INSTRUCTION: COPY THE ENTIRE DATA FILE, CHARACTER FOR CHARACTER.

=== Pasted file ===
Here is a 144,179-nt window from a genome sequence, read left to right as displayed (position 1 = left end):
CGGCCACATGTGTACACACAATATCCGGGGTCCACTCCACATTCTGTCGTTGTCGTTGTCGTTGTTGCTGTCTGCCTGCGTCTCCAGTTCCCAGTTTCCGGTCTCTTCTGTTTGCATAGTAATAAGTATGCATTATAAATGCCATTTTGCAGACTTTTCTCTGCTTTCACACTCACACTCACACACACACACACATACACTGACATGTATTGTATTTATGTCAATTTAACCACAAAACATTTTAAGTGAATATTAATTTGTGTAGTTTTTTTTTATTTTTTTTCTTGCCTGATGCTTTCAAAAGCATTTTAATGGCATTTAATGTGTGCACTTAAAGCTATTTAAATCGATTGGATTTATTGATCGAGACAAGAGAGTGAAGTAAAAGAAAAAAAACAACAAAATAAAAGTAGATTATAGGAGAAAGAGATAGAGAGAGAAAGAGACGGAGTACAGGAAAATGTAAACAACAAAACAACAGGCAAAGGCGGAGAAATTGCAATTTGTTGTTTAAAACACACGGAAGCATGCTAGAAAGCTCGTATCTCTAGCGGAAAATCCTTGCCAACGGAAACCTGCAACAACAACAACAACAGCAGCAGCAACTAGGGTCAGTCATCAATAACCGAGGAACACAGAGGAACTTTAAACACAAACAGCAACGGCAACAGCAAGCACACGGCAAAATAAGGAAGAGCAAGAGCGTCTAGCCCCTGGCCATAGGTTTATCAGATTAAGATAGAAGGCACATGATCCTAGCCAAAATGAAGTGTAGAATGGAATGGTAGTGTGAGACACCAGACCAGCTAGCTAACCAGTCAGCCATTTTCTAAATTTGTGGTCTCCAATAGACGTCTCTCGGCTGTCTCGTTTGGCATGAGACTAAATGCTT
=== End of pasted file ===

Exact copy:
Here is a 144,179-nt window from a genome sequence, read left to right as displayed (position 1 = left end):
CGGCCACATGTGTACACACAATATCCGGGGTCCACTCCACATTCTGTCGTTGTCGTTGTCGTTGTTGCTGTCTGCCTGCGTCTCCAGTTCCCAGTTTCCGGTCTCTTCTGTTTGCATAGTAATAAGTATGCATTATAAATGCCATTTTGCAGACTTTTCTCTGCTTTCACACTCACACTCACACACACACACACATACACTGACATGTATTGTATTTATGTCAATTTAACCACAAAACATTTTAAGTGAATATTAATTTGTGTAGTTTTTTTTTATTTTTTTTCTTGCCTGATGCTTTCAAAAGCATTTTAATGGCATTTAATGTGTGCACTTAAAGCTATTTAAATCGATTGGATTTATTGATCGAGACAAGAGAGTGAAGTAAAAGAAAAAAAACAACAAAATAAAAGTAGATTATAGGAGAAAGAGATAGAGAGAGAAAGAGACGGAGTACAGGAAAATGTAAACAACAAAACAACAGGCAAAGGCGGAGAAATTGCAATTTGTTGTTTAAAACACACGGAAGCATGCTAGAAAGCTCGTATCTCTAGCGGAAAATCCTTGCCAACGGAAACCTGCAACAACAACAACAACAGCAGCAGCAACTAGGGTCAGTCATCAATAACCGAGGAACACAGAGGAACTTTAAACACAAACAGCAACGGCAACAGCAAGCACACGGCAAAATAAGGAAGAGCAAGAGCGTCTAGCCCCTGGCCATAGGTTTATCAGATTAAGATAGAAGGCACATGATCCTAGCCAAAATGAAGTGTAGAATGGAATGGTAGTGTGAGACACCAGACCAGCTAGCTAACCAGTCAGCCATTTTCTAAATTTGTGGTCTCCAATAGACGTCTCTCGGCTGTCTCGTTTGGCATGAGACTAAATGCTT